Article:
As the city turns its attention toward the November 8 general election, two voting rights groups are kicking their own campaigns into high gear.
“Voting has never been a right in America. It has been a privilege,” said Joseph “Jazz” Hayden, campaign director for Unlock the Block, a coalition of 85 organizations working to change the law prohibiting citizens with felony records to vote.
His group was joined at a rally held last Monday outside the Board of Elections by the New York Coalition to Expand Voting Rights, a network of 57 community-based groups working to allow documented non-citizens to vote in municipal elections. Together the two coalitions represent hundreds of the thousands of New Yorkers, predominantly minorities, who can’t vote.
Participants in the rally called on the City Council to pass the Voting Rights Restoration Act (Intro. 628), a bill that would extend voting rights to documented immigrants, and create amendments to the Pro-Voter Law requiring city agencies to notify formerly incarcerated and detained people of their voting rights.
As it stands, 131,000 New Yorkers can’t vote in municipal elections due to prior felony convictions and an estimated one million legal immigrants can’t vote in New York City elections because they aren’t yet citizens, according to the U.S. Census Bureau.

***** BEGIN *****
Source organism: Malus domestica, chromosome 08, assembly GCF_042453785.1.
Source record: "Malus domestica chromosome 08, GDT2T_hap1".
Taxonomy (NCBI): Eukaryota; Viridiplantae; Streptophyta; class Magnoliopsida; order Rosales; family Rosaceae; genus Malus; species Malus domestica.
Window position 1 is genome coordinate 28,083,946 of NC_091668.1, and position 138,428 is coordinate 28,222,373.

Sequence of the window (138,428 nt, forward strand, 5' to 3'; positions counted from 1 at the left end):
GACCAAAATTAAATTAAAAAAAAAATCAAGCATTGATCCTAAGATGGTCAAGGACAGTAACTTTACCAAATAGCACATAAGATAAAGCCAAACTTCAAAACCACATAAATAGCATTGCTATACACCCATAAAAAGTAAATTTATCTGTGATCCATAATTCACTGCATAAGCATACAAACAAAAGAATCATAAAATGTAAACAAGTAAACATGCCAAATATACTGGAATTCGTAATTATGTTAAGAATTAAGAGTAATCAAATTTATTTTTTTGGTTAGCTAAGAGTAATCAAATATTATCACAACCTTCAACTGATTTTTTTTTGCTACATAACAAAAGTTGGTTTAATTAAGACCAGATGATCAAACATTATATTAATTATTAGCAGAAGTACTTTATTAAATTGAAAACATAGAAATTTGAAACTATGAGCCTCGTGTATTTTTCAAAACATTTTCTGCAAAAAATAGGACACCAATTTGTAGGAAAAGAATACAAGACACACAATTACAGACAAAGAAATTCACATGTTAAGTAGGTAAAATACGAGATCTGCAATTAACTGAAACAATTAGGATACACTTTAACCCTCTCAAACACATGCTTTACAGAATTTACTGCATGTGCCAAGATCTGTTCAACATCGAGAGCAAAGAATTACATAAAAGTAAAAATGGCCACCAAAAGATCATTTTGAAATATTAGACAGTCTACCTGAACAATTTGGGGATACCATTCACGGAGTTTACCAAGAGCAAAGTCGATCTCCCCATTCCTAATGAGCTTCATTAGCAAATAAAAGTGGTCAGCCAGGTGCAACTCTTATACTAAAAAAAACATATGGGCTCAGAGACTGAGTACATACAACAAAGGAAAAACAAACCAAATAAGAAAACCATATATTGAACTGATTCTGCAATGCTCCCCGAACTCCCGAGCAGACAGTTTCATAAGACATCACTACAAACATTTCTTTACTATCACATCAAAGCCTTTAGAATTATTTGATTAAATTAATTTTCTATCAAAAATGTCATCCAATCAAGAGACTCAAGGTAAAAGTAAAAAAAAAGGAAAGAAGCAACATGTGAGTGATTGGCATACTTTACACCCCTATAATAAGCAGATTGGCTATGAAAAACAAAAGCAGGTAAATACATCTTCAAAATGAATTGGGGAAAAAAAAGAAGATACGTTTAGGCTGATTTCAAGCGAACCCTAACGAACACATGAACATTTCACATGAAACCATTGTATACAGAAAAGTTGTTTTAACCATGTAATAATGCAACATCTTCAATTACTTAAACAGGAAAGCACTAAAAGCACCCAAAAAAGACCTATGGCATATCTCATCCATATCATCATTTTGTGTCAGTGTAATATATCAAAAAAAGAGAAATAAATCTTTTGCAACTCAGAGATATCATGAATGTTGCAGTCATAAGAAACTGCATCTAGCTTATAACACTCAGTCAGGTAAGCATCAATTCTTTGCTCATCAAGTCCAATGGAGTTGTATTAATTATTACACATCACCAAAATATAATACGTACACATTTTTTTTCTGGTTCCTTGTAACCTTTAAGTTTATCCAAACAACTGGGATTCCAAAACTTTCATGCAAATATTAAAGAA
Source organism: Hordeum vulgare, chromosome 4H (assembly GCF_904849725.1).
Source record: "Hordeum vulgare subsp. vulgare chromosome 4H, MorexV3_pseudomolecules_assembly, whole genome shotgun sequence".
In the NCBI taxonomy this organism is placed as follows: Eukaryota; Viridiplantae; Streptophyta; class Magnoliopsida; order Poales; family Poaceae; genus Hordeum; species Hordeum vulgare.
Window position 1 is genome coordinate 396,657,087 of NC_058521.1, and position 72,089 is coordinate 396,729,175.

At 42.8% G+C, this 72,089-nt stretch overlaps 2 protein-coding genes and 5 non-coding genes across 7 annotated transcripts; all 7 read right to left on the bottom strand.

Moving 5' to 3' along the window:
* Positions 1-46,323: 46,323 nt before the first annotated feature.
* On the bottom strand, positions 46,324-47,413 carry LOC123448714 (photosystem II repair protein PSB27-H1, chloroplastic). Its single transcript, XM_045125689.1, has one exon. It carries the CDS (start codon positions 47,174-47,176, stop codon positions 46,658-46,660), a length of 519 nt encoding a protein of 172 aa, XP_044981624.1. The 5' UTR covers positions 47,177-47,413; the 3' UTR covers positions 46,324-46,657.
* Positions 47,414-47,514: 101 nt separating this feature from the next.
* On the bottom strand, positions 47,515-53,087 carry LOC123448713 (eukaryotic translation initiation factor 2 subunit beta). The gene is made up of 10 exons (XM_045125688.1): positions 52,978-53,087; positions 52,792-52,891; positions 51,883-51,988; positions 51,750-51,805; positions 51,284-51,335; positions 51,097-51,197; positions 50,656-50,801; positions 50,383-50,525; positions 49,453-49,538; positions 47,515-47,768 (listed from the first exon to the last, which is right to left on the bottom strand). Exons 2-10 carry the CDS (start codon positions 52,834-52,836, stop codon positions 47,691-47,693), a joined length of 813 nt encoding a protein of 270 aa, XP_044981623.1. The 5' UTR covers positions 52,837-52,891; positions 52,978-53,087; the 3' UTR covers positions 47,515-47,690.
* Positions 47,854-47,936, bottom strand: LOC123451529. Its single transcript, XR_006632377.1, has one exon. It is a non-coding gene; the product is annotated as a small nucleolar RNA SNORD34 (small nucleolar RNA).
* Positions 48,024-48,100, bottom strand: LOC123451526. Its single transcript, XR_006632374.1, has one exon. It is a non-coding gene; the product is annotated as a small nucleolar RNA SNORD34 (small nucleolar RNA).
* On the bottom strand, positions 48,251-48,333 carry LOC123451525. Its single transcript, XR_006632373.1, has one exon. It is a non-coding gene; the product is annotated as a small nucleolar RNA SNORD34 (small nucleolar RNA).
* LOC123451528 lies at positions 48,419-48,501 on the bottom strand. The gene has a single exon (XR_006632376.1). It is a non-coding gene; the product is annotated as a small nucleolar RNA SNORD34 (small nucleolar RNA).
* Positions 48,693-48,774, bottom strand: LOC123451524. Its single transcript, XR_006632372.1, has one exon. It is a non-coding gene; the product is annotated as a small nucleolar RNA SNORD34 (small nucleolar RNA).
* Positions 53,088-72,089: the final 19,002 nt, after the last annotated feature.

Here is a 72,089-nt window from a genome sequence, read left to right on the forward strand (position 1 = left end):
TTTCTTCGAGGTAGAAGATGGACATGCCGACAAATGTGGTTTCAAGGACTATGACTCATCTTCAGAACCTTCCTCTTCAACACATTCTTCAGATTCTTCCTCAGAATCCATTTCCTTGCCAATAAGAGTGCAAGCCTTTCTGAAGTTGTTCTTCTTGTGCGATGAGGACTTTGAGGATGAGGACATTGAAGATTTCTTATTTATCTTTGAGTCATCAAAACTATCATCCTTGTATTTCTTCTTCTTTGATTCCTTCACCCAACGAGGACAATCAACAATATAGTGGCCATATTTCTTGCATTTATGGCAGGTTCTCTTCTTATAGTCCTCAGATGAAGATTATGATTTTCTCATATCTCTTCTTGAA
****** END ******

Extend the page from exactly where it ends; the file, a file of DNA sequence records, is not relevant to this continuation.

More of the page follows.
“All New Yorkers will benefit from these two pieces of legislation,” said Cheryl Wertz, director of Government Access at New Immigrant Community Empowerment (NICE), a nonprofit organization. “Our city will be stronger when we engage all New Yorkers in our civic life and add their voices to our collective call for better schools, safer streets and access to health care.”
Jeremy Tai, the son of Chinese immigrants and an intern at NICE says he attended the speak-out for a personal reason. “My parents have been here for 20 years and they still can’t vote,” said Tai, explaining that they gave up on citizenship because the process was so burdensome.
Meanwhile, immigrants represent 15.5 percent of the New York State’s tax income, according to the Urban Institute, a nonprofit policy and research institute in Washington, DC. “This is not about immigrants and non-immigrants,” said Councilmember John Liu, who supports the Restoration Act. “The fundamental principle from the very beginning of the United States was that if you pay tax you have a vote.”
Both the Pro-Voter amendments and the immigrant voting bill will be under consideration by the City Council this fall. The first had 31 co-sponsors when it was introduced last year. The latter currently has nine sponsors on the City Council, an encouraging start said Michele Wucker, co-director of the non-profit Immigrant Voting Project. The Voting Rights Restoration Act “is an effort that will take a couple of years because it’s received as such a new idea,” she said.
More than 20 countries around the world allow their non-citizen immigrants to vote in local elections, including Chile, Sweden and the Netherlands. Diana Salas, chief researcher for the Women of Color Policy Network, a local advocacy group, hopes the U.S. will follow suit. “This is not an immigration bill,” she said, “but the principle of democracy.”